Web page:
Gen. MacArthur vs. Gangnam style
I know several people who have tried to endure heat waves with fans but caved in and bought air-conditioners in the end. They said they knew the heat would go away in a few weeks, but they had given up fighting. For me, this summer will be remembered as the first season of sunglasses. I purchased my first pair before leaving for vacation.
But after wearing them a few times in the sun during vacation, I haven’t been able to put them on very frequently. Some coworkers wear sunglasses during their commutes, but I am reluctant to take my sunglasses out. Perhaps I subconsciously associate them with beaches and vacations. Also, I am afraid of being seen as bossy or authoritarian. I don’t want to look like the gangsters in films. So my sunglasses hardly get a chance to get out of the case.
To many Koreans, Gen. Douglas MacArthur may be the first person they associate with sunglasses. He is well known for his dark aviators and pipe. When former President Park Chung Hee started the May 16 military coup in 1961, sunglasses were a crucial prop. The next morning, he was standing between Park Jong-gyu and Cha Ji-cheol at the plaza in front of Seoul City Hall donning dark shades.
When you wear sunglasses, the movement of eyes cannot be seen, so people can’t figure out where you are looking. When the entire world was curious what was going on inside, the sunglasses Park was wearing had a symbolic meaning. In Korea, sunglasses have come to symbolize secrecy and authority.
The former chief of the National Intelligence Service, Kim Man-bok, exposed the “Sunglass Man,” a secret agent who resolved a kidnapping case in Afghanistan in 2007 and was condemned for failing to keep confidentiality. When Kim Jong-il was alive, he was often seen wearing sunglasses.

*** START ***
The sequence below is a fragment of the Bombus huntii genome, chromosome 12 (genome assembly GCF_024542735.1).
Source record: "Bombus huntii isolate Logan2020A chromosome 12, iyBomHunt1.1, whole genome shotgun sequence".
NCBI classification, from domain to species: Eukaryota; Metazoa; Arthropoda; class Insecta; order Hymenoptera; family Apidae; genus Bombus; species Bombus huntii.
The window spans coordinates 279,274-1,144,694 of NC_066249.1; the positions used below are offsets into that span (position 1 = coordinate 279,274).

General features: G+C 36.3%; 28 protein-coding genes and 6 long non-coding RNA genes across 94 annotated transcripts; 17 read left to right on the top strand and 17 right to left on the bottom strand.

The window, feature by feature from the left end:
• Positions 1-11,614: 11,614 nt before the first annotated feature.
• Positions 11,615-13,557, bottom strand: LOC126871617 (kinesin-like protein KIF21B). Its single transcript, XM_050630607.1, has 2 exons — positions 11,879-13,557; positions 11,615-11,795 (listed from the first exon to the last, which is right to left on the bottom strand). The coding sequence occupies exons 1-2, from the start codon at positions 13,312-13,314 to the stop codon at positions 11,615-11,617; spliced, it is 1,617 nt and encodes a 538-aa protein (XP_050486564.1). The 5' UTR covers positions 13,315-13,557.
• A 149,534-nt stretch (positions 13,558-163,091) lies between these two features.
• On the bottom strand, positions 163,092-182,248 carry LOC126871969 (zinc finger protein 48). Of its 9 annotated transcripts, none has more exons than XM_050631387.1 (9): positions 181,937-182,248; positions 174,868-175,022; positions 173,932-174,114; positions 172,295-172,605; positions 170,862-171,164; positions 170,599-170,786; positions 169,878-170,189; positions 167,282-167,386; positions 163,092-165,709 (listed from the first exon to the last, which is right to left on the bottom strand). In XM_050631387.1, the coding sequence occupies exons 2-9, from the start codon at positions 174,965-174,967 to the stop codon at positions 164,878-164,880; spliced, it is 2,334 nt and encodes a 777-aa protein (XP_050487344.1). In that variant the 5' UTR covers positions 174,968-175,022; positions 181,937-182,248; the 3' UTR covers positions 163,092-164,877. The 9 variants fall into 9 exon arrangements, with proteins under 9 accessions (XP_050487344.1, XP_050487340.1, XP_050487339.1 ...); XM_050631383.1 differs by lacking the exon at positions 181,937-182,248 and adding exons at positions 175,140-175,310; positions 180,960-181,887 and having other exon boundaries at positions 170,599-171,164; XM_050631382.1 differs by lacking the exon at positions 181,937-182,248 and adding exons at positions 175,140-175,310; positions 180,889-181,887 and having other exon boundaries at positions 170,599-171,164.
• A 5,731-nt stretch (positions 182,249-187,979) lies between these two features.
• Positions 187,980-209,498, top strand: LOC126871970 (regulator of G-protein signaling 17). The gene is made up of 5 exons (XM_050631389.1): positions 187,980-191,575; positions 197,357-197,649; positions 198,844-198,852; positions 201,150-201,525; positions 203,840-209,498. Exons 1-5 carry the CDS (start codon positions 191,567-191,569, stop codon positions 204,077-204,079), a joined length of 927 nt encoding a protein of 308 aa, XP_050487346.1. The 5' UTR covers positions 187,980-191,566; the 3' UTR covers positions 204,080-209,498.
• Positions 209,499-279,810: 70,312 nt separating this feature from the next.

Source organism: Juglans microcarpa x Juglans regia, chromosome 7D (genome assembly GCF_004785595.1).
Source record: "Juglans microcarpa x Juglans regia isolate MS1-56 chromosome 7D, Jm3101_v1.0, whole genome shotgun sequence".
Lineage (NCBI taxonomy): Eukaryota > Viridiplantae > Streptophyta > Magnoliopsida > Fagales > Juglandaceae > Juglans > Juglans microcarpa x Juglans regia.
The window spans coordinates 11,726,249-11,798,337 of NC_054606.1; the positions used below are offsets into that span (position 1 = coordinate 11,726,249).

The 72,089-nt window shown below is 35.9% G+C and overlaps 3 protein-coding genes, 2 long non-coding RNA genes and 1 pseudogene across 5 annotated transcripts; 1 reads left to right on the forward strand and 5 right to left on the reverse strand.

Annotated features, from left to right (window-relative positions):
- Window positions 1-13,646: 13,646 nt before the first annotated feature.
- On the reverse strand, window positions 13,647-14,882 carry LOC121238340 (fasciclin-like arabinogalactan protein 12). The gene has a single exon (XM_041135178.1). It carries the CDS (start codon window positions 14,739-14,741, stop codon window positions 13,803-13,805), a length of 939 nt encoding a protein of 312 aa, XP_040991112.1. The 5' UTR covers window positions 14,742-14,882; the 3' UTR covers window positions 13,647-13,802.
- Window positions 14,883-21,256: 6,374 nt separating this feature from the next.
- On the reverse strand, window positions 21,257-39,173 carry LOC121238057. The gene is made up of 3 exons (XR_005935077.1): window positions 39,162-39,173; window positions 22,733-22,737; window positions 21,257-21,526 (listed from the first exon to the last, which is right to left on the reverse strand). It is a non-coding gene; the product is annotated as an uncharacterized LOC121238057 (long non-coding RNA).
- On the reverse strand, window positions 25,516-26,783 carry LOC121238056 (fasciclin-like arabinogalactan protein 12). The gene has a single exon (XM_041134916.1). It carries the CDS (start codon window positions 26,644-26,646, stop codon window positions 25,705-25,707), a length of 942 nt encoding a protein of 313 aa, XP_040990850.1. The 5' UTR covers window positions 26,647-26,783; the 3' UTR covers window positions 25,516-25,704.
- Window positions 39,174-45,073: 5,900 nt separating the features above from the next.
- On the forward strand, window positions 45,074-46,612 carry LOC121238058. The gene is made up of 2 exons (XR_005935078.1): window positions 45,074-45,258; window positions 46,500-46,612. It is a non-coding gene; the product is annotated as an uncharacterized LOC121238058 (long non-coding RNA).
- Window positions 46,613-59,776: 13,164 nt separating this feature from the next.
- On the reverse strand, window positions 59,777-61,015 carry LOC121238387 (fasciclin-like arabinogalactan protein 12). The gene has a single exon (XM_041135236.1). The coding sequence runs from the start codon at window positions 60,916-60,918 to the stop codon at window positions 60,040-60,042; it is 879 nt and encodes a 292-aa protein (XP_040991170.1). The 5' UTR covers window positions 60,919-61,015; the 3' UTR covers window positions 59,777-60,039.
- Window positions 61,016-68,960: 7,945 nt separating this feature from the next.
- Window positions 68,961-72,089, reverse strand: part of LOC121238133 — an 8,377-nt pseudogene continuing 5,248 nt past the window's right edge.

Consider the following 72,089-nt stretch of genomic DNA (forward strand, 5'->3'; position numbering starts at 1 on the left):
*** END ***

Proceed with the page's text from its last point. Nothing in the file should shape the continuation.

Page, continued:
However, it may be outdated to be reminded of authority or secrecy when wearing sunglasses. Doctors recommend wearing them for vision. Koreans are not used to wearing sunglasses and hats in the sun, and the exposure to the ultraviolet rays increases the risk of cataracts. According to statistics on major surgeries by the National Health Insurance Corporation, many cataract surgeries are performed in Korea. In 2010, 290,000 cataract patients had operations.
To the younger generation, sunglasses have no complicated connotations. They are nothing more than a fashion statement. When singer Psy performs his latest hit “Gangnam Style,” his sunglasses project anti-authoritarianism and energy. After all, I am not “Gangnam style,” but more of an outdated old man.
*The author is an editorial writer of the JoongAng Ilbo.
By Noh Jae-hyun